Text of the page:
segregation for a day or for months, according to the seriousness
of the incident. After 2 weeks of not going to work, the officers
wrote Margaret up. She went before the board and they gave her
3 months in segregation lock up. The whole time, they said Margaret
sat there holding her head in her heads, not able to look up or even
nod that she understood what they were saying.

The warden and officers figured she was trying to get out of prison
by pretending to be sick or mentally unstable. If that were the case,
it meant going to a better place than  prison and you had a better chance
of  getting out a lot sooner. Naturally many had tried, but few were ever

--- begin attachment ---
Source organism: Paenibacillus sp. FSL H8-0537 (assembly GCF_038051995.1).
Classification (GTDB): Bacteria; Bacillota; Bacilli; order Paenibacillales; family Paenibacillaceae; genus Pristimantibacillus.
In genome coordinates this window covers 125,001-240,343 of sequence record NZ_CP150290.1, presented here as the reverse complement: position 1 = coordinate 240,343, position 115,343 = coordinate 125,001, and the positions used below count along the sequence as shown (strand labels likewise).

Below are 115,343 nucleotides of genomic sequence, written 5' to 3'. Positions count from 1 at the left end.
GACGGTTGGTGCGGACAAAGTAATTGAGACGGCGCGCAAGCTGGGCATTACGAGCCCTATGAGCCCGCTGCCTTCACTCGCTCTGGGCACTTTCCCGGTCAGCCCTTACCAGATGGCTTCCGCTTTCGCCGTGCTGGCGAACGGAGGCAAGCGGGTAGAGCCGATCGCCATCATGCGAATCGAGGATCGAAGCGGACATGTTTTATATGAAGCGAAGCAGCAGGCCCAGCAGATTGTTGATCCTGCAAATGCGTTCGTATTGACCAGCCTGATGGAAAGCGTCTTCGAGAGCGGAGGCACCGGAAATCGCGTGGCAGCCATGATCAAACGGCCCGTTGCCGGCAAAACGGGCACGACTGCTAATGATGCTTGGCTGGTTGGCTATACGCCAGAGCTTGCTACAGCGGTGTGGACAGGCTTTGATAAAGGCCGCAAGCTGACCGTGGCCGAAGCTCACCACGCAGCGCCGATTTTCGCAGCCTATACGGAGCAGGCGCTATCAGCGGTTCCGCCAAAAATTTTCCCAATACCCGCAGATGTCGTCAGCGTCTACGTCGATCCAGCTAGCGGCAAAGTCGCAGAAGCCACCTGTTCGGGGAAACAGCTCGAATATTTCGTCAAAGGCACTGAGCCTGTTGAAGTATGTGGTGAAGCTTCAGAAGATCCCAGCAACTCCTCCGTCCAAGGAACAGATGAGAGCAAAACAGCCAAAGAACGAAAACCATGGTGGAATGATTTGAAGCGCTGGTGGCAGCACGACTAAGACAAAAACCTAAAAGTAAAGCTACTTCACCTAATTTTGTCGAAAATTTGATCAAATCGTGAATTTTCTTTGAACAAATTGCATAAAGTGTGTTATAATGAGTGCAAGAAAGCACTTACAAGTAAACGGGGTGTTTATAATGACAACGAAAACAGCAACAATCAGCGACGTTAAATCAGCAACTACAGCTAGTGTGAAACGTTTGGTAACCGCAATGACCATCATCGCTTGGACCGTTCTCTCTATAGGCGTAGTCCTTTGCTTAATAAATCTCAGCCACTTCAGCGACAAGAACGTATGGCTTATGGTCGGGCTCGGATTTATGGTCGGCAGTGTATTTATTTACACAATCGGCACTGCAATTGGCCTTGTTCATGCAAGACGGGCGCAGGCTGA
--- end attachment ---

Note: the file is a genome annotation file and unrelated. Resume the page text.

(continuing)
diagnosed with problems that got them released to a mental institution.

They didn’t believe Margaret was sick, but we did. We kept asking,
writing for her to be taken to the hospital for a real evaluation, but
the warden and nurses refused to do that. All the officers assigned
to segregation, except Mrs. Tolbert, tried to help Margaret. One
officer that we all  trusted, even brought her a couple of joints to
smoke. Margaret was too sick to even smoke weed. Once we
knew that, we were 100% sure she was sick, could die
anytime. No one refused a joint in prison. Even if you didn't smoke, you
still took the joint to give to someone else.

At the same time, the general population was being revved up
for a sit-in to demand college courses and better medical treatment.
I was involved in that. I desperately wanted to take college courses